Everyone is interested in the cost of cruising; we’re always asked how we afford it. It does appear from many articles and surveys we have read that the average cruising budget has gone up considerably from twenty years ago – richer people are going cruising. However it does not appear that the cost of cruising has gone up necessarily, just by choice. People are willing/able to spend more, but you don’t have to. There are still people cruising in older refitted boats and doing it on small budgets. For these types, cruising can still be substantially less expensive than life ashore. To us this is not just the necessity of this lifestyle, it is part of the appeal. Consume less, experience more; spend less, be more connected to the people and nations you are visiting.
Getting a blue water-capable boat ready to go is the other part of the cost of cruising. Your boat budget will probably be uncomfortably close to the limit of what you can afford – no matter what that number is. If you go by Beth Leonard’s categories from the Voyager’s Handbook, we’re much closer to the “Simplicity” model than most voyagers our age who tend toward “Moderation” or “High Life”. Time will tell whether this is successful for us or not, but it was our only choice if we want to go before we leave our 60s. Coming from a backpacking background the boat seems luxurious to us!
So what did it cost us to get a blue water-capable boat together? We made the choice to buy an older classic steel boat that needed work and refit her. We bought her for $25K – less than many cars – and had two good years of local sailing before beginning an extensive renovation. Although this is much less expensive than buying a new boat, we do not expect it to be less expensive than buying an older boat that is in better condition and has been cruising. However renovating rather than buying newer has given us three years to gradually pay for her without having to finance anything. To date the upgrade has been an additional $50K – counting our labor for free – for a total of $75K, including, I admit, some unnecessary expenditures from the three bugaboos of inexpensive renovation:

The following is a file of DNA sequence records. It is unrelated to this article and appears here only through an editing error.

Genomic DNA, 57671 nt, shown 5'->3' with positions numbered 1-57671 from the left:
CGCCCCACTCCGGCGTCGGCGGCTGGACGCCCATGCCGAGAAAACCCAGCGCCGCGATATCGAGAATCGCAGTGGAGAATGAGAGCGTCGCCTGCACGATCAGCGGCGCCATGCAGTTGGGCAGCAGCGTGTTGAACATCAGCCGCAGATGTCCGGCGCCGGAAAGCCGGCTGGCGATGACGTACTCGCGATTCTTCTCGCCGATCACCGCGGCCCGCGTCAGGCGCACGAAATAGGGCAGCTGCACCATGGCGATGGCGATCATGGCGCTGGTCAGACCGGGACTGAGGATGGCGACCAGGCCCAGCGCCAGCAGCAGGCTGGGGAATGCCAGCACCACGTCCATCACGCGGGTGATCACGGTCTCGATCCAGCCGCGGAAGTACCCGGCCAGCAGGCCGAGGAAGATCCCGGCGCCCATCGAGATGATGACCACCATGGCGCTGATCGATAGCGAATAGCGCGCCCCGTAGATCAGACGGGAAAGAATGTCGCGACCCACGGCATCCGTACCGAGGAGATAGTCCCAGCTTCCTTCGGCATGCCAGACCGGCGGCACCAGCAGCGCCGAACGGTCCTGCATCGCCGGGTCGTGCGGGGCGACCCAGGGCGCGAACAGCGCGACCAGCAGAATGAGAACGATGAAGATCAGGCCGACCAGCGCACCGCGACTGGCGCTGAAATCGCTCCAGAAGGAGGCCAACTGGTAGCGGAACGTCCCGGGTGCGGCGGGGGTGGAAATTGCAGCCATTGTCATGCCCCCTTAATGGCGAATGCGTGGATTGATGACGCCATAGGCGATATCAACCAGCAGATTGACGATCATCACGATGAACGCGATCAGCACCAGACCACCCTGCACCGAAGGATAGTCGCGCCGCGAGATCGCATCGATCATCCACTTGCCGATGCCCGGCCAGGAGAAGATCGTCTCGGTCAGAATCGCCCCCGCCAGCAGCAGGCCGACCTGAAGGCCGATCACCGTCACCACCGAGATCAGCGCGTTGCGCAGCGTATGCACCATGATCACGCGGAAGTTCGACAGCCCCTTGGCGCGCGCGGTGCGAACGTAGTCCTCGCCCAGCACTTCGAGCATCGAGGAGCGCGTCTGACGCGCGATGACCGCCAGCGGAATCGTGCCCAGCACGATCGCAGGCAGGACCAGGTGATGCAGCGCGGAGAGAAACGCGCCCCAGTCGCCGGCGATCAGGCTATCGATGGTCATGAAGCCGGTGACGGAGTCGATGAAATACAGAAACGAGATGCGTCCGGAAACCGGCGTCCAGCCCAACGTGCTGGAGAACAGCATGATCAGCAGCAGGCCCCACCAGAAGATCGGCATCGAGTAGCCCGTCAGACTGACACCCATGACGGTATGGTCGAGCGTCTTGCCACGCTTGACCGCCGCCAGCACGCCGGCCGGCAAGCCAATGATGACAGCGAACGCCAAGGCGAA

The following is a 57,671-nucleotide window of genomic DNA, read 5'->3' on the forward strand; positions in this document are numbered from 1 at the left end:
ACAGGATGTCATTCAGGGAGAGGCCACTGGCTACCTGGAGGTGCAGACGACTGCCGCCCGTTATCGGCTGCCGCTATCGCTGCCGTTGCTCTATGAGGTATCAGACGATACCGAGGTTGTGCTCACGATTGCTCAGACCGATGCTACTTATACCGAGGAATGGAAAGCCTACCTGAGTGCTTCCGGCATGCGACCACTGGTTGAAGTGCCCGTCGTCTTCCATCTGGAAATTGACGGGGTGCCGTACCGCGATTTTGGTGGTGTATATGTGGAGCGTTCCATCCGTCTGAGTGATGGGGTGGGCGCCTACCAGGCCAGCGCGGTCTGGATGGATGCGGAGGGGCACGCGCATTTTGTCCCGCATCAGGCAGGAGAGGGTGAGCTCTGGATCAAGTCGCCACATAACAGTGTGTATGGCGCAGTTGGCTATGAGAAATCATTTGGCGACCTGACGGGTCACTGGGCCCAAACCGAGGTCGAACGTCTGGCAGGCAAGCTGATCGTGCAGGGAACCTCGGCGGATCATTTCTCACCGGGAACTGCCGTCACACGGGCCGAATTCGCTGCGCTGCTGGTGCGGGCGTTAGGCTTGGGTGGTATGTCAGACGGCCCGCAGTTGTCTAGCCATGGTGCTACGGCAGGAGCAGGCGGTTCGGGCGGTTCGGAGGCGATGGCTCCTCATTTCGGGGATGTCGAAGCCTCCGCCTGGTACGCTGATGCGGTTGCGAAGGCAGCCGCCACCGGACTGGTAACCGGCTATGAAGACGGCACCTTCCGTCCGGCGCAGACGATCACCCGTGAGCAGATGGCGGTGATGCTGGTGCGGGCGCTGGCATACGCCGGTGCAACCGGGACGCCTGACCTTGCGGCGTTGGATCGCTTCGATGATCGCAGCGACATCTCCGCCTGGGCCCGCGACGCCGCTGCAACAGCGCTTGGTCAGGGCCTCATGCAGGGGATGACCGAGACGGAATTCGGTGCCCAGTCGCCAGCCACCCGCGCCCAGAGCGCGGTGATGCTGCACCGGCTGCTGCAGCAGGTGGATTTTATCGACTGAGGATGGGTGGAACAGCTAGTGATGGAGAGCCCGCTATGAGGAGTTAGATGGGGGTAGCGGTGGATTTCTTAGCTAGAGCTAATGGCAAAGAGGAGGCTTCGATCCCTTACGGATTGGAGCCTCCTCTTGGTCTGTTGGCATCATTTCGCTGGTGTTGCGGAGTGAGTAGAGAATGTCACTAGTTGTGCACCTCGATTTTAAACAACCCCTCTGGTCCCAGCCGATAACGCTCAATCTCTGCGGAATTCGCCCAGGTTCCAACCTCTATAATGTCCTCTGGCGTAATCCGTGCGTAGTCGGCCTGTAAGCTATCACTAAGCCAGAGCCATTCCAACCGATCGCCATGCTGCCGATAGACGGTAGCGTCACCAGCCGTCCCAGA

And since Jon has professional boat building skills and I have some amateur canvas and sewing skills, we knew we could do the work. Our last advantage for doing this all relatively inexpensively is that Jon is a gifted Craigslist and marine-mart deal-finder. Living near a good marine market (Seattle) we have been able to get most of our parts and upgrades (mostly good used condition) at a fraction of new cost.
For people who need to continue working at paying jobs and put kids through college while getting the boat ready, and who have the skills, the extensive refit has advantages. It does require that you be able to recognize a boat that has the capability of being a good choice for this sort of sailing, and that you have the luck to find her inexpensively enough. Volumes are written on this, so get one of the books by the experts if you’re interested. If you really want inexpensive, though, it may be difficult if you look for boats by make. The “big names” in cruising boats carry a premium price tag because people recognize them. Shop by sea-going characteristics instead and you might turn up boats like Ohlson or Cascade Yachts instead of the better known Tayana or Westsail or Pacific Seacraft.
We looked at many older boats and what we thought made this the deal for us was the ruggedness of the boat, that she had extensive blue water experience, and the fairly decent (albeit older) equipment list. And her classic lines which were important to us for the implied seaworthiness as well as the classic beauty. Granted, her equipment was older, but we knew we weren’t going to buy a lot of new electronics – our budget just wouldn’t allow this. We figured the older autopilot, Radar, water-maker, fridge might work – and if they didn’t, we could live without them. And we have.
However the work list has been far more extensive than we originally planned – and yet many things we thought had to be done are not going to be done. Apparently this is a common experience for renovations in every budget category.